People over profits

The other day I was talking to a colleague who, like me, admires the 20th-century Christian radical Dorothy Day and life in intentional community, but isn’t starry-eyed about either.

Re-examining how we spend, save and invest our money is one way to live out our values.

The conversation found its way to the discipline of voluntary poverty, which can be practiced in a number of ways but often involves earning and owning less than might be possible for a person. It pushes back at our get-everything-you-can-whatever-the-cost culture. But my colleague pointed out it begins with the idea of choice. It’s different from just being poor.

She contrasted voluntary poverty with simplicity.

Simplicity is countercultural in the same way yet does not require forgoing as much of what is not strictly a need—owning one’s own car or home, for example. I likewise feel good about it as an expression of Christian discipleship, one that can be worked out in varying levels of community living, not just in communal housing. But it also comes with its own moral quandaries—such as having to pay taxes to a government that uses much of that money to wage war and operate an unjust prison system.

There are additional ethical questions with middle-income wages. If your employer pays not only a reasonable salary but offers options for retirement savings, which funds and industries do you invest in? When socially responsible options are available, do they benefit from the financial success of companies that exploit their workers or harm the environment?

But there are also opportunities. In addition to socially responsible investing, faith-based groups engage in shareholder advocacy. In that approach, a group uses the collective value of their investment in a company to encourage changing policies.

Such leverage is also possible for individuals and households. In recent years there has been a movement to divest from fossil fuels. A striking instance of that strategy gained momentum among those who opposed the Dakota Access Pipeline. That project desecrated graves and sacred land of the Standing Rock Sioux people. It threatened their water supply, and is a pollution risk to people along the 1,172-mile route from North Dakota to Illinois. The company that built the pipeline and operates it, Energy Transfer Partners, received direct loans or lines of credit from banks such as Wells Fargo, SunTrust and Citibank.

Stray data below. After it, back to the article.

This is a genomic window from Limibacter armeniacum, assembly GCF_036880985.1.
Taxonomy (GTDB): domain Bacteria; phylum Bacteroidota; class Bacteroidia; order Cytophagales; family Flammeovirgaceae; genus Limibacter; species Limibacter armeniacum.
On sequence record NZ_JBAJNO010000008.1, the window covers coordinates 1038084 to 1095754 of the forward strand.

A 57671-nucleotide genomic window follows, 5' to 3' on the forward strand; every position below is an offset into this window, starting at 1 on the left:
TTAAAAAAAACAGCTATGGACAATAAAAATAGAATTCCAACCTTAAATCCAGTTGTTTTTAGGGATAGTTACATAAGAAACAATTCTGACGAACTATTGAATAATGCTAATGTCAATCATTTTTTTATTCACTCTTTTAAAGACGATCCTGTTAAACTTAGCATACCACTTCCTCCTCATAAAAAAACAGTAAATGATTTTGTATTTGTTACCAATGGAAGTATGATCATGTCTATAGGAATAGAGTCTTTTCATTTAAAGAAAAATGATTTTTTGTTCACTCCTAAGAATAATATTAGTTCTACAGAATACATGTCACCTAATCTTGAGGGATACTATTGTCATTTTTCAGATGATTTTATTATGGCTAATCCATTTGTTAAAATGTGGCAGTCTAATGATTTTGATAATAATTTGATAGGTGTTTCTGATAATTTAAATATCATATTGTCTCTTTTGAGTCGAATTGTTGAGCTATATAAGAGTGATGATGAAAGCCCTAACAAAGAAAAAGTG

Defund DAPL tracked more than $81 million that people withdrew when closing accounts from those banks and others financing the pipeline. Recently, U.S. Bank announced it had changed its Environmental Responsibility Policy and would no longer offer financing to build pipelines carrying oil or natural gas.

“Relationships with clients in the oil and gas pipeline industries are subject to the bank’s enhanced due diligence processes,” the company wrote. It remains to be seen how that will change the bank’s relationships with companies such as Energy Transfer Partners. But it’s hopeful for those who pressured the bank because of their concern for protecting people and creation.

Re-examining how we spend, save and invest our money is one way to live out our values. It’s not possible for any of us to be fully separate from the financial system, though it often goes against the core beliefs of those of us who live simply—putting people over profits, for one.

Yet it’s one more place in which we can be intentional in recognizing how our choices affect our neighbors: poor, rich and everywhere in-between.

 

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